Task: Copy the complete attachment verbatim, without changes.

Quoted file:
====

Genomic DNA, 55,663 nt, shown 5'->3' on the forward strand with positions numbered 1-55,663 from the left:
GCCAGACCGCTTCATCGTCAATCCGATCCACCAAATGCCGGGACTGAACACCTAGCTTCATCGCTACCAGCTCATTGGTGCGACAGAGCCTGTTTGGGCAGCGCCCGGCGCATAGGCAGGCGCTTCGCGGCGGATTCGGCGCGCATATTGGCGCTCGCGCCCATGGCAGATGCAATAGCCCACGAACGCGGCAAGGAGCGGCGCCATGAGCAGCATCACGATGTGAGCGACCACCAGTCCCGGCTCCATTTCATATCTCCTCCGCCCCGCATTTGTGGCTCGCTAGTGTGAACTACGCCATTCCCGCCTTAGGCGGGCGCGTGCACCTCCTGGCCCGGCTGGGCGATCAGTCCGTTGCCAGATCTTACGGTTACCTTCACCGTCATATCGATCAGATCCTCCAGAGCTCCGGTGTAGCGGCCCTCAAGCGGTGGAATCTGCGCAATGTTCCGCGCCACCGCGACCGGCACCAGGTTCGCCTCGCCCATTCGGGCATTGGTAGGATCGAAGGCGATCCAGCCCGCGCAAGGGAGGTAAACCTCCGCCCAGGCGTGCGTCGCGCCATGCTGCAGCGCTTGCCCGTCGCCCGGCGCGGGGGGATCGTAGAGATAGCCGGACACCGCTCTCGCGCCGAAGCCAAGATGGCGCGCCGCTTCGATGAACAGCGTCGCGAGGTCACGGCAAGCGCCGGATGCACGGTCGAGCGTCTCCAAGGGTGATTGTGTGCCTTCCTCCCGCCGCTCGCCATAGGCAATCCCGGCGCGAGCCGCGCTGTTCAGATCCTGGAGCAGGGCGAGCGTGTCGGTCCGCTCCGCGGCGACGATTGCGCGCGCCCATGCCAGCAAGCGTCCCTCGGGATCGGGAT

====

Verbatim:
Genomic DNA, 55,663 nt, shown 5'->3' on the forward strand with positions numbered 1-55,663 from the left:
GCCAGACCGCTTCATCGTCAATCCGATCCACCAAATGCCGGGACTGAACACCTAGCTTCATCGCTACCAGCTCATTGGTGCGACAGAGCCTGTTTGGGCAGCGCCCGGCGCATAGGCAGGCGCTTCGCGGCGGATTCGGCGCGCATATTGGCGCTCGCGCCCATGGCAGATGCAATAGCCCACGAACGCGGCAAGGAGCGGCGCCATGAGCAGCATCACGATGTGAGCGACCACCAGTCCCGGCTCCATTTCATATCTCCTCCGCCCCGCATTTGTGGCTCGCTAGTGTGAACTACGCCATTCCCGCCTTAGGCGGGCGCGTGCACCTCCTGGCCCGGCTGGGCGATCAGTCCGTTGCCAGATCTTACGGTTACCTTCACCGTCATATCGATCAGATCCTCCAGAGCTCCGGTGTAGCGGCCCTCAAGCGGTGGAATCTGCGCAATGTTCCGCGCCACCGCGACCGGCACCAGGTTCGCCTCGCCCATTCGGGCATTGGTAGGATCGAAGGCGATCCAGCCCGCGCAAGGGAGGTAAACCTCCGCCCAGGCGTGCGTCGCGCCATGCTGCAGCGCTTGCCCGTCGCCCGGCGCGGGGGGATCGTAGAGATAGCCGGACACCGCTCTCGCGCCGAAGCCAAGATGGCGCGCCGCTTCGATGAACAGCGTCGCGAGGTCACGGCAAGCGCCGGATGCACGGTCGAGCGTCTCCAAGGGTGATTGTGTGCCTTCCTCCCGCCGCTCGCCATAGGCAATCCCGGCGCGAGCCGCGCTGTTCAGATCCTGGAGCAGGGCGAGCGTGTCGGTCCGCTCCGCGGCGACGATTGCGCGCGCCCATGCCAGCAAGCGTCCCTCGGGATCGGGAT